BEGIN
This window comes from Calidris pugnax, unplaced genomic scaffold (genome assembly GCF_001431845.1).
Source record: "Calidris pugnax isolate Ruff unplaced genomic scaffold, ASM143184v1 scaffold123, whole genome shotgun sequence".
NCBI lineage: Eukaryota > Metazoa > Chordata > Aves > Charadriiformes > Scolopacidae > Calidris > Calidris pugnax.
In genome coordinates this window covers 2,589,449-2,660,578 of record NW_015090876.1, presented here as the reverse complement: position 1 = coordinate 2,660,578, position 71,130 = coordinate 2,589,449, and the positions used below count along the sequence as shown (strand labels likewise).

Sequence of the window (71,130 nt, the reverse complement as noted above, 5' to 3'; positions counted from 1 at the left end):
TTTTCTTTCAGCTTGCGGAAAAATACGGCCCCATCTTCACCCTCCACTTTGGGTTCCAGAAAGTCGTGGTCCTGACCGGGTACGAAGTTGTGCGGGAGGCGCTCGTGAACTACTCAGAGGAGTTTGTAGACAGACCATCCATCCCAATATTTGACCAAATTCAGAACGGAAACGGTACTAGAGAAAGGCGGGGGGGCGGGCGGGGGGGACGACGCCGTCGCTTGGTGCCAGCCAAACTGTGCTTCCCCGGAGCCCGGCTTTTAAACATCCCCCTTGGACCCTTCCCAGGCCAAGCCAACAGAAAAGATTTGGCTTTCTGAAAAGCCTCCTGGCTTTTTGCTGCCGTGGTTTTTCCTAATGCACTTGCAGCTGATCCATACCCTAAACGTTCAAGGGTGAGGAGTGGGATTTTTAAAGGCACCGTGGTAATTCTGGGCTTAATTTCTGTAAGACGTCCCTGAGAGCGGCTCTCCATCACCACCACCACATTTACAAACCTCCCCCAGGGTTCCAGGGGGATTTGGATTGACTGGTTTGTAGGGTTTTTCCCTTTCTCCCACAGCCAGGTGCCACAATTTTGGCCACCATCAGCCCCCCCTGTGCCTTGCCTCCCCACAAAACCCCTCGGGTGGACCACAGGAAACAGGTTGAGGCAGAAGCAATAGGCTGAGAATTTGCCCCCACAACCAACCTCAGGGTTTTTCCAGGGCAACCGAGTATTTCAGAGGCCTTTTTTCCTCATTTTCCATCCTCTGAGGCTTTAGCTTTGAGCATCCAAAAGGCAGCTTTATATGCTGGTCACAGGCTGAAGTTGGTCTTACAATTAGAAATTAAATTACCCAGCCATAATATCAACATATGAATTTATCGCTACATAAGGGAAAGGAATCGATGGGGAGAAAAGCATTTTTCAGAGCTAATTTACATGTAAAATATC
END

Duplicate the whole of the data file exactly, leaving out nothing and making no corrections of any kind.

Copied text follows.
This window comes from Calidris pugnax, unplaced genomic scaffold (genome assembly GCF_001431845.1).
Source record: "Calidris pugnax isolate Ruff unplaced genomic scaffold, ASM143184v1 scaffold123, whole genome shotgun sequence".
NCBI lineage: Eukaryota > Metazoa > Chordata > Aves > Charadriiformes > Scolopacidae > Calidris > Calidris pugnax.
In genome coordinates this window covers 2,589,449-2,660,578 of record NW_015090876.1, presented here as the reverse complement: position 1 = coordinate 2,660,578, position 71,130 = coordinate 2,589,449, and the positions used below count along the sequence as shown (strand labels likewise).

Sequence of the window (71,130 nt, the reverse complement as noted above, 5' to 3'; positions counted from 1 at the left end):
TTTTCTTTCAGCTTGCGGAAAAATACGGCCCCATCTTCACCCTCCACTTTGGGTTCCAGAAAGTCGTGGTCCTGACCGGGTACGAAGTTGTGCGGGAGGCGCTCGTGAACTACTCAGAGGAGTTTGTAGACAGACCATCCATCCCAATATTTGACCAAATTCAGAACGGAAACGGTACTAGAGAAAGGCGGGGGGGCGGGCGGGGGGGACGACGCCGTCGCTTGGTGCCAGCCAAACTGTGCTTCCCCGGAGCCCGGCTTTTAAACATCCCCCTTGGACCCTTCCCAGGCCAAGCCAACAGAAAAGATTTGGCTTTCTGAAAAGCCTCCTGGCTTTTTGCTGCCGTGGTTTTTCCTAATGCACTTGCAGCTGATCCATACCCTAAACGTTCAAGGGTGAGGAGTGGGATTTTTAAAGGCACCGTGGTAATTCTGGGCTTAATTTCTGTAAGACGTCCCTGAGAGCGGCTCTCCATCACCACCACCACATTTACAAACCTCCCCCAGGGTTCCAGGGGGATTTGGATTGACTGGTTTGTAGGGTTTTTCCCTTTCTCCCACAGCCAGGTGCCACAATTTTGGCCACCATCAGCCCCCCCTGTGCCTTGCCTCCCCACAAAACCCCTCGGGTGGACCACAGGAAACAGGTTGAGGCAGAAGCAATAGGCTGAGAATTTGCCCCCACAACCAACCTCAGGGTTTTTCCAGGGCAACCGAGTATTTCAGAGGCCTTTTTTCCTCATTTTCCATCCTCTGAGGCTTTAGCTTTGAGCATCCAAAAGGCAGCTTTATATGCTGGTCACAGGCTGAAGTTGGTCTTACAATTAGAAATTAAATTACCCAGCCATAATATCAACATATGAATTTATCGCTACATAAGGGAAAGGAATCGATGGGGAGAAAAGCATTTTTCAGAGCTAATTTACATGTAAAATATC